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Sometimes, buying in the city is just out of reach—or too large a financial commitment to make, especially if you're not sure you're staying put to recoup the big money ask. Paul Magyar, a real estate agent with Mirador Real Estate, says that many of his clients who are turned off by the onerous process of buying an apartment in NYC (the co-op rules, the strict financials, the stretching of the budget just to make it into a "desirable" neighborhoood), choose to abandon their city buying plans, continue renting here and buying outside the city instead.
The upsides? Those buyers can still build equity, take advantage of tax breaks, and likely get a lot more space for a lot less money.
[This story first ran in June 2015, but was updated in April 2017.]
Over on Realtor.com, one Brooklynite recently told of his experience buying a 10-acre (!) former dairy farm in the Catskills for $260,000 (!!), while still renting a 700-square foot apartment in for himself and his family Brooklyn for the weekdays.
It's an idea we'd venture to guess most New York renters consider at some point or another, especially given that the author spent less than the cost of a Queens co-op for a whole farmhouse on "a stunning piece of land" three hours from the city.
But there are several things to consider:
How will the mortgage work?
The author of the piece says he got a 6 percent interest rate on his $200,000 loan (and recently refinanced to 4 percent). The bank didn't look at it as a second-home purchase, he writes, because they didn't own their first home.
But our experts say if you're filing your tax returns in another state, a country home will likely be considered a second home, even if you don't own the first. That said, Julie Teitel, a senior loan officer at Everbank, tells us that it's no harder to qualify for a vacation home than it is an apartment. "As long as the income, assets and credit work," she says.
And Robbie Gendels of National Co-operative Bank (NCB), a Brick Underground sponsor, agrees. "The most important thing is to qualify." And, Gendels says, you may not even have to put down any higher or a deposit.
Interest rates for secondary homes (anything more than 50 miles from your work address), are also about the same as those for primary homes, she says, though the bank may add 0.125% to the interest rate.
Is your rent on your primary home cheap enough that you won't be too stretched?
The author of the Realtor.com story explains that he compromised on a below-market-rate apartment in order to afford his house outside the city. "That advice is first and foremost," says John Gasdaska of Corcoran, who rents in the city and has a second home in the Hudson Valley.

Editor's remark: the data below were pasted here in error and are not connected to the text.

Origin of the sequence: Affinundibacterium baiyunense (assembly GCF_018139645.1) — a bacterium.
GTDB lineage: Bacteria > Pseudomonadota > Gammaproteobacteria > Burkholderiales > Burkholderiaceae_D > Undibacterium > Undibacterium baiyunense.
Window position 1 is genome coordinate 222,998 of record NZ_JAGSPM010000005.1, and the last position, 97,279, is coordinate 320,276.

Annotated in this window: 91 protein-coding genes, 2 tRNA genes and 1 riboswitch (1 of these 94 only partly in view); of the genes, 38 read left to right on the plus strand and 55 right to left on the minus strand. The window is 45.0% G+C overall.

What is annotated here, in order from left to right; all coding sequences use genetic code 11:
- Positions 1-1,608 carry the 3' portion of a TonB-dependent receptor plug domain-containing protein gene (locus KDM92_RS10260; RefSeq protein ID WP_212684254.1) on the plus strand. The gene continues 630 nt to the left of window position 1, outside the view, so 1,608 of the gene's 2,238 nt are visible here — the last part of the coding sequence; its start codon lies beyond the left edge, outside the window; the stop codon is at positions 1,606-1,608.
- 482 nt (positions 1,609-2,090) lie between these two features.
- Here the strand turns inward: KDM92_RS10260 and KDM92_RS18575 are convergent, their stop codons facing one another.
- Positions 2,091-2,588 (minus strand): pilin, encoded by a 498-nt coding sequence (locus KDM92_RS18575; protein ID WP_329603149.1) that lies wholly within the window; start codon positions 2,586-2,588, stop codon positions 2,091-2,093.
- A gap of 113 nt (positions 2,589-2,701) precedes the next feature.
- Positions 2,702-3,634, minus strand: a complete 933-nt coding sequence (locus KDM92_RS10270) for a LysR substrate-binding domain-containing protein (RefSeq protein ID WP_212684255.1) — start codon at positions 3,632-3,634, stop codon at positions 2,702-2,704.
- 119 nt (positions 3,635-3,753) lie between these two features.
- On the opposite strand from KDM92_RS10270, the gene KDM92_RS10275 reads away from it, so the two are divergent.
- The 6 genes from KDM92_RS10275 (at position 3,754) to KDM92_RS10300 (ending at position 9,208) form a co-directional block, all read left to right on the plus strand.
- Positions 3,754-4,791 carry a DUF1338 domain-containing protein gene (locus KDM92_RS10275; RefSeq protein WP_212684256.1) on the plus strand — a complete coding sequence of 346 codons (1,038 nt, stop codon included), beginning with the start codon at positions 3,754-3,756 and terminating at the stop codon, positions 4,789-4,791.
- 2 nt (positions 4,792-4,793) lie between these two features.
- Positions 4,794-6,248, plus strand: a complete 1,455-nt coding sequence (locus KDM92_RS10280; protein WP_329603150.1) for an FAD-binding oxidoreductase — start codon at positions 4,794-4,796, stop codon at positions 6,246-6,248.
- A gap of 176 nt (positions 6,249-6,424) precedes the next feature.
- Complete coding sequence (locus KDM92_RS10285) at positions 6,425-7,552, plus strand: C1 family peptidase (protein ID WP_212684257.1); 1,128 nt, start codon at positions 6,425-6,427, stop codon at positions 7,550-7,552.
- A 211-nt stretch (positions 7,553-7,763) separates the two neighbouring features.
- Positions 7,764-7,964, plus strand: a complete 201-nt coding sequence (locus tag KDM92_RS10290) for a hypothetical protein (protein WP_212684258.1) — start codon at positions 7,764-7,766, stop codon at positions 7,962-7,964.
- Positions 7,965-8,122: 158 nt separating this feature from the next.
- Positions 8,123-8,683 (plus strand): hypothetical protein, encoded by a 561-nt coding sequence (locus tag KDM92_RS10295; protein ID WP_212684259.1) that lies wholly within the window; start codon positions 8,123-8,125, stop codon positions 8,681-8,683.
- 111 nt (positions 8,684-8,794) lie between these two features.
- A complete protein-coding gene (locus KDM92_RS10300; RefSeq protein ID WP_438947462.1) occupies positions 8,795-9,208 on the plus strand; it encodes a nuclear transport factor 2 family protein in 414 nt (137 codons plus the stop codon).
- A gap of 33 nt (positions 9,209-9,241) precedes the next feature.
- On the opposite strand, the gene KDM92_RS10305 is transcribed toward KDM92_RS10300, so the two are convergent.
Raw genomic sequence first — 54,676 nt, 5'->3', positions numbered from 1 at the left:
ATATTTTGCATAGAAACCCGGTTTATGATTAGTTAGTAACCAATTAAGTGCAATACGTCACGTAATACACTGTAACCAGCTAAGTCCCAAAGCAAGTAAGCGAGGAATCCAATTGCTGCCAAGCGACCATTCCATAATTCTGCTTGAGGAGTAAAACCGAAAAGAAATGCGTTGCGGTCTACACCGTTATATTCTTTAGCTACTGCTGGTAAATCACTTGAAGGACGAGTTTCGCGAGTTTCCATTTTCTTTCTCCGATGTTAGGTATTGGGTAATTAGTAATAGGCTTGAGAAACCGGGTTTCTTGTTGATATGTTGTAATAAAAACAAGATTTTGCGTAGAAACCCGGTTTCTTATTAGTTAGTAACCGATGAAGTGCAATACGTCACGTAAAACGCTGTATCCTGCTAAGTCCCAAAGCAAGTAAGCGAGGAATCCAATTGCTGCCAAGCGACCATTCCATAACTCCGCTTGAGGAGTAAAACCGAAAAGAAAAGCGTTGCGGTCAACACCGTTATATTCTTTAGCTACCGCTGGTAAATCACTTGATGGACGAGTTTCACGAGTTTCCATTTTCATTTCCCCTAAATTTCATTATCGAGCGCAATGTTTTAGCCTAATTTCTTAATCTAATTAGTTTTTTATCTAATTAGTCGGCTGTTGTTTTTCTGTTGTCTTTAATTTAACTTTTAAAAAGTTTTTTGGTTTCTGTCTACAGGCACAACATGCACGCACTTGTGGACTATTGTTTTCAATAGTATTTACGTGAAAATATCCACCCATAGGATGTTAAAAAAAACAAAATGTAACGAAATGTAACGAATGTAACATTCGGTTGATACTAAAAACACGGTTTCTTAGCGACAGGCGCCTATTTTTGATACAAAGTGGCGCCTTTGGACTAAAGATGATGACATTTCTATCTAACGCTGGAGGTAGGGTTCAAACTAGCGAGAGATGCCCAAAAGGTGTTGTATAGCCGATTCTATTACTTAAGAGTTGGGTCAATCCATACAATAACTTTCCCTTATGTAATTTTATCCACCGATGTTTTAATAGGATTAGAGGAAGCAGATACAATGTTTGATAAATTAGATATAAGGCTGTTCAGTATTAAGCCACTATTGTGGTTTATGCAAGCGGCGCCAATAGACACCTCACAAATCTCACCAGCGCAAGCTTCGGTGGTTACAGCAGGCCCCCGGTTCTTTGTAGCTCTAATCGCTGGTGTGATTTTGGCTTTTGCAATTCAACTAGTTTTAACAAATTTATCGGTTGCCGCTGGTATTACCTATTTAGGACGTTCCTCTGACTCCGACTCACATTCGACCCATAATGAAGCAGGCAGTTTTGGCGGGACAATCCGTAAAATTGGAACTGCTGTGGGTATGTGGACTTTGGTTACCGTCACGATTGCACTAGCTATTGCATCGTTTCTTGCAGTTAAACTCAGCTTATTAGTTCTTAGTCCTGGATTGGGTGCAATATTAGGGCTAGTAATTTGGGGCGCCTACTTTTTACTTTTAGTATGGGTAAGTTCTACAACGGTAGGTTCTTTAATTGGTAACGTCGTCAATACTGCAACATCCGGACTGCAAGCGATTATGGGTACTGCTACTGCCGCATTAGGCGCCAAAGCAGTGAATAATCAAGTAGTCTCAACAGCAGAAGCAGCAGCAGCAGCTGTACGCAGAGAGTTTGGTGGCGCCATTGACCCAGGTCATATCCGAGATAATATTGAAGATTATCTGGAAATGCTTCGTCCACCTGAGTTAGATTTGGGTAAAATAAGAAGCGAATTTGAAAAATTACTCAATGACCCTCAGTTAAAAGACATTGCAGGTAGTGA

"Both homes must be within your means," he says. "You don't want to stretch yourself to the point that you're working every waking minute to support your homes."
He offers another tip: If you plan to eventually buy in the city, too, make sure you're not claiming your secondary home as a primary residence, or else the apartment you buy in the city could be considered a pied-a-terre, something that comes with tax liabilities and is restricted by some co-op boards outright.
Are you ready for the responsibilities—and attendant costs—of house maintenance?
Basements flood, roofs leak. Also, someone will likely need to keep an eye on your home when you're not there. Keep those costs in mind when you figure out your budget. (Here's a handy guide that should help.)
Do you know the area?
Before you buy your piece of paradise, Tom Freda of Matthew J. Freda Real Estate in Callicoon, a town in the foothills of the Catskills, suggests potential buyers spend some time in the locale, renting during both summer and winter. "In our area, [there are] three or four distinct kinds of properties—some are by the mountains, some are by the water, some are kind of in between, and you want to know the topography."
Freda says about 98 percent of his customers come from the greater New York city area. "Many people buy here, start to telecommute, and little by little start spending a lot more time here."
Tempted? Start here:
Columbia County: Contemporary Cape-style house in Canaan, New York, with four-bedrooms and three-and-a-half bathrooms on over two acres (complete with apple trees). Asking price: $275,000.
Poconos: Three-bedroom, three-bath home with three decks and vaulted ceilings inside, in Pocono Lake, Pennsylvania. Asking price: $265,000.
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